With the Flames up 3-2 in the third period, Dube scored his third goal in nine games this season, neatly burying a rebound of a Derek Ryan shot.

Milan Lucic, who also had an assist, Zac Rinaldo and Sean Monahan also scored for Calgary (15-12-4). The Flames have points in six-straight (5-0-1) and improve to a perfect 4-0-0 under interim head coach Geoff Ward.

Drew Doughty and Anze Kopitar had a goal and an assist to lead the way for Los Angeles (11-18-2). Matt Roy also scored. The Kings are winless in their last 11 road games (0-10-1).

Cam Talbot, making his first start since Nov. 17, overcame a shaky start to record 30 saves and break a four-game losing streak. The win is his first since Oct. 20 and improves his record to 2-5-0 this season. His best stop was a glove save off Roy, looking for his second goal with just over a minute remaining.

Jack Campbell had 26 stops for Los Angeles. His record falls to 4-6-1.

Monahan gave Calgary its first lead of the night at 11:46 of the second. While Monahan’s shot was perfectly placed inside the post, all the credit goes to Johnny Gaudreau, who set it up with a beautiful individual rush up ice.

After picking up the puck inside the face-off circle in his own end, Gaudreau immediately sidestepped Michael Amadio, wove around Kopitar and Tyler Toffoli as he raced through the neutral zone, then went around defenceman Sean Walker, before sending a sneaky pass out to Monahan as he skated behind the net.

Down 2-0 late in the first period, getting the comeback started was Lucic on the power play with his second goal of the season, second in as many games and 200th of his career.

The Flames had drawn even 3:01 into the second on a slick move from Rinaldo, who cut across the top of the crease and buried his first of the season.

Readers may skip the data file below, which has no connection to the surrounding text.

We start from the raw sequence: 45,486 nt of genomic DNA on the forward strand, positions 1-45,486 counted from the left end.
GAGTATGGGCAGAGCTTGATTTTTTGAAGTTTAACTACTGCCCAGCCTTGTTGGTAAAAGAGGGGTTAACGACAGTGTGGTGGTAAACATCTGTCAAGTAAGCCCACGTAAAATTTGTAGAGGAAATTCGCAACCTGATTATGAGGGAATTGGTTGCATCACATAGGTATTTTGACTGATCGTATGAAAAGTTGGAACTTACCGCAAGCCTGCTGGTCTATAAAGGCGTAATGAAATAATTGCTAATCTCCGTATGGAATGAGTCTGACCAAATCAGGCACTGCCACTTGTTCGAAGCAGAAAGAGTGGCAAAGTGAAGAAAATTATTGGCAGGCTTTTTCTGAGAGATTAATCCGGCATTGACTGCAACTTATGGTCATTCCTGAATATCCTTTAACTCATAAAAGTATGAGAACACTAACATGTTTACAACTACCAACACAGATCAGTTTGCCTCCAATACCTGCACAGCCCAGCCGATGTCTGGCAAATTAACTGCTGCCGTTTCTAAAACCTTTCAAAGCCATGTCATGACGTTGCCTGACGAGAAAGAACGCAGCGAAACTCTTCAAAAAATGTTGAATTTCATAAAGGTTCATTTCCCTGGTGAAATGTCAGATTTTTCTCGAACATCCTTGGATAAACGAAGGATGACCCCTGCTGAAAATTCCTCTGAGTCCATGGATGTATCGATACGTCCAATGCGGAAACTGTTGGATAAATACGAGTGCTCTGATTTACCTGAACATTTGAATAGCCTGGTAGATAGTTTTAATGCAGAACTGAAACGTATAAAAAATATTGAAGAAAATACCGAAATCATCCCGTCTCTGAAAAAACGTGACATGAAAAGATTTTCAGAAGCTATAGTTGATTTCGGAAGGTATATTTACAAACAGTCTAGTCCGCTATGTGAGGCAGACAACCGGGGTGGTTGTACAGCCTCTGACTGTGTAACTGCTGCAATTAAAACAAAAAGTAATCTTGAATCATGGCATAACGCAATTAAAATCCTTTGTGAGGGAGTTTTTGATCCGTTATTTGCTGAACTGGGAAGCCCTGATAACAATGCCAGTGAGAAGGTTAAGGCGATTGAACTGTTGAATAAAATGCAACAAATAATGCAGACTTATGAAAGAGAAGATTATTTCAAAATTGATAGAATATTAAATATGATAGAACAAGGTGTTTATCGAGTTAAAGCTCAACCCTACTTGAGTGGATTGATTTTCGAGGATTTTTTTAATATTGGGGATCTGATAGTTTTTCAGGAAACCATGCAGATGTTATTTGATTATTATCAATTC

Rinaldo’s night would end early as he was ejected, along with Los Angeles’ Kyle Clifford, after they fought during a TV timeout late in the second period. Linesmen were quick to intervene before more than one or two punches were thrown, but both still got fighting majors also.

Precipitating the altercation was an incident behind the Kings’ net in which Rinaldo levelled Russian left-winger Nikolai Prokhorkin with a hard hit that appeared to catch him high on the chest and shook him up. There was no penalty on the play and Prohorkin returned for the third period and set up Roy’s goal at 5:24 that drew the Kings to within one.

The Kings got off to a 2-0 lead on a pair of first-period power-play goals from Kopitar and Doughty, the goals coming six and 13 seconds into their only two man-advantages of the first period.

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Trump Rages At ‘Pathetic’ Fox News For Putting Democrats On Air

President Donald Trump is again slamming his preferred network, claiming that Fox News is pandering to the left by having Democratic lawmakers on air.

The president tweeted Sunday to express his displeasure that Fox News allowed Reps. Eric Swalwell (D-Calif.), David Cicilline (D-R.I.) and Pramila Jayapal (D-Wash.) ― whom he described as “losers” and “radical left haters” ― to appear on the network’s airwaves. 

Cicilline was a guest on “Fox News Sunday,” where he discussed Democrats’ forthcoming articles of impeachment with host Chris Wallace. Cicilline sits on the House Judiciary Committee, which held impeachment hearings last week.

The president criticized the network following the broadcast, tweeting, “Don’t get why @FoxNews puts losers on like @RepSwalwell (who got ZERO as presidential candidate before quitting), Pramila Jayapal, David Cicilline and others who are Radical Left Haters?”

“The Dems wouldn’t let @FoxNews get near their bad ratings debates, yet Fox panders. Pathetic!” he added.

The three representatives responded almost simultaneously about 15 minutes later, all tweeting the same selfie of the three of them, alongside Rep. Joe Neguse (D-Colo.), saying that they were busy working to protect and uphold the Constitution while he was tweeting insults.